Orionid meteor shower will peak between October 21 and 22 says Greenwich's Royal Observatory
One of the best and 'most reliable' meteor showers is happening this week that will see shooting stars light up the night sky.
The Orionid meteor shower takes place throughout October as the Earth passes through debris left by the very famous Halley’s Comet.
But sky gazers are gearing up for a peak in the display, which is expected to happen during Friday night and Saturday morning.
Between midnight and dawn, up to 25 meteors per hour are possible if weather conditions are good say experts at the Royal Observatory in Greenwich.
How can I watch?
Hunting for meteors, says the Royal Observatory is 'a waiting game'. So those with their eyes on the sky are being advised to bring comfy chairs to sit on and blankets to keep warm.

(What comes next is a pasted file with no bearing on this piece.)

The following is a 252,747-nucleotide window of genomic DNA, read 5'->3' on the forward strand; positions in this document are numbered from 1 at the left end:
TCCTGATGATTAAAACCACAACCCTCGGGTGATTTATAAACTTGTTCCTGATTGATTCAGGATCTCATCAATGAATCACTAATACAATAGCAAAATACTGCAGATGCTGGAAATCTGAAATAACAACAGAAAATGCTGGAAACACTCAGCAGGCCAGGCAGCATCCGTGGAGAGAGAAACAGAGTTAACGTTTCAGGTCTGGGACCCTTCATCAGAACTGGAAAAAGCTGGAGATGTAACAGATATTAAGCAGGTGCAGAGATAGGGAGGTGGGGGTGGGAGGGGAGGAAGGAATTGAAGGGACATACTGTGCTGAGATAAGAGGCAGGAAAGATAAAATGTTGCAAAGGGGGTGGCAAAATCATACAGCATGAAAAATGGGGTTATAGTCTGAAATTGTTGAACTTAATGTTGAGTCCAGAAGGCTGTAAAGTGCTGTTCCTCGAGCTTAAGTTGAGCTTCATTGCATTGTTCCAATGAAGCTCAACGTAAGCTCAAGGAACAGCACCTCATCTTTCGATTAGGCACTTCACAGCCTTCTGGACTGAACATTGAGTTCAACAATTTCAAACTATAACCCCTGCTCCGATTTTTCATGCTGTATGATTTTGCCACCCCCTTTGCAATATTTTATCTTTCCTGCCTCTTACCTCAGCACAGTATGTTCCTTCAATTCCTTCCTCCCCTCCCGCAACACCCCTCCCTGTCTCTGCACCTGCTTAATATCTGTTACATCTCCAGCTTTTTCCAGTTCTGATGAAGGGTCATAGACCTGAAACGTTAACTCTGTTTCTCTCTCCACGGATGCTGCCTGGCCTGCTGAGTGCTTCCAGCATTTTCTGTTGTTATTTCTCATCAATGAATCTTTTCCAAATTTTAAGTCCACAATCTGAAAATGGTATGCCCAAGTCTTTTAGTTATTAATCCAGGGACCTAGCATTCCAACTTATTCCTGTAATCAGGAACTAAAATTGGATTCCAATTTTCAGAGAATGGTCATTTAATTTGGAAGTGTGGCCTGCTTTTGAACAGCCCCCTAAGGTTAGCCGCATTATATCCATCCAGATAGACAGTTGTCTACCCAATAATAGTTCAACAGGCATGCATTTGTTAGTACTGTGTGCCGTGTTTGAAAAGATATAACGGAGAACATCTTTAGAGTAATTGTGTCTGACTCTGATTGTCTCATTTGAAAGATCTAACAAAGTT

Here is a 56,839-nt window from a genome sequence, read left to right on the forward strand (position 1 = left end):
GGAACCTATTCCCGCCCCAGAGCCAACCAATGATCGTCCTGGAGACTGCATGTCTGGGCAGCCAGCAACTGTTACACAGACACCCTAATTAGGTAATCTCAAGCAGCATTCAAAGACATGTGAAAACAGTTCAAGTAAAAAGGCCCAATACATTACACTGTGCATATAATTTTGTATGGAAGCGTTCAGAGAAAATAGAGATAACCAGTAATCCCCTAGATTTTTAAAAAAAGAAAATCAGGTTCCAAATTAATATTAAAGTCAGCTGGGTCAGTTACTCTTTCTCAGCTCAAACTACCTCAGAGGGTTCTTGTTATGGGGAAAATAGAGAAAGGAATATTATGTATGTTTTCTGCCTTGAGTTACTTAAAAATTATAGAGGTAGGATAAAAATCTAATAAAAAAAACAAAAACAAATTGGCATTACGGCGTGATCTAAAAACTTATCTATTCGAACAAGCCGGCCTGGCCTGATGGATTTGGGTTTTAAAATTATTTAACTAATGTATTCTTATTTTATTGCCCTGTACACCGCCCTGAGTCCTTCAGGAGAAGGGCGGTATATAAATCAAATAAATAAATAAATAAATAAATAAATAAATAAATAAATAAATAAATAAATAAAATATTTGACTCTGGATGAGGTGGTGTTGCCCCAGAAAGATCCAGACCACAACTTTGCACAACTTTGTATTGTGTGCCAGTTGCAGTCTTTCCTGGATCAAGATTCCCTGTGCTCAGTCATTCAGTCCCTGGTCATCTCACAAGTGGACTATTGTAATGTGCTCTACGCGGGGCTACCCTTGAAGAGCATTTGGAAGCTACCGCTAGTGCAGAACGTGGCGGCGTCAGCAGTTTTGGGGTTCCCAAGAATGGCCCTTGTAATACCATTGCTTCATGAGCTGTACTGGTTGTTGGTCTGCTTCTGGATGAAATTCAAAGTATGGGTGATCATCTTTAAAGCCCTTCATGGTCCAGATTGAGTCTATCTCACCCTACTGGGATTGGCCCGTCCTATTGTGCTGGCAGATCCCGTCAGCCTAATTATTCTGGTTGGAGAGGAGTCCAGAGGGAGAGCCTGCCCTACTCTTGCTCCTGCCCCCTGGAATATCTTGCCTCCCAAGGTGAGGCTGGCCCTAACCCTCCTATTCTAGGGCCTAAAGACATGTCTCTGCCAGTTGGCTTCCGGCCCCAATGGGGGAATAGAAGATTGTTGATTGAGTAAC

While there is no need to have binoculars or telescopes, because the Orionid shower can be seen with the naked eye, you will need to give your eyes time to adjust to the dark which may mean coming outside 15 minutes or so before you're hoping to catch some celestial fireworks.
Areas away from street lights and other bright sources of light will also help you catch the best of the displays, which have been described as 'beautiful'.
The meteor showers will continue at a reduced rate for a few days either side of the peak on Friday and Saturday, so if the Moon or poor weather conditions cloud your view the advice is to not be disheartened as it is likely you will be able to catch them during other evenings before the shower ends in early November.
Alongside being one of the best and brightest meteor showers, some people consider the last shower of October to be extra special as the meteors are pieces of Comet 1P/Halley - famously known as Halley’s Comet.
The comet swings by the Earth only once every 75-76 years but this annual shower provides some compensation for those who may miss that once-in-a-lifetime event.
Halley, named after English astronomer Edmond Halley, is often called the most famous comet because it marked the first time astronomers understood that comets could be repeat visitors to our night skies.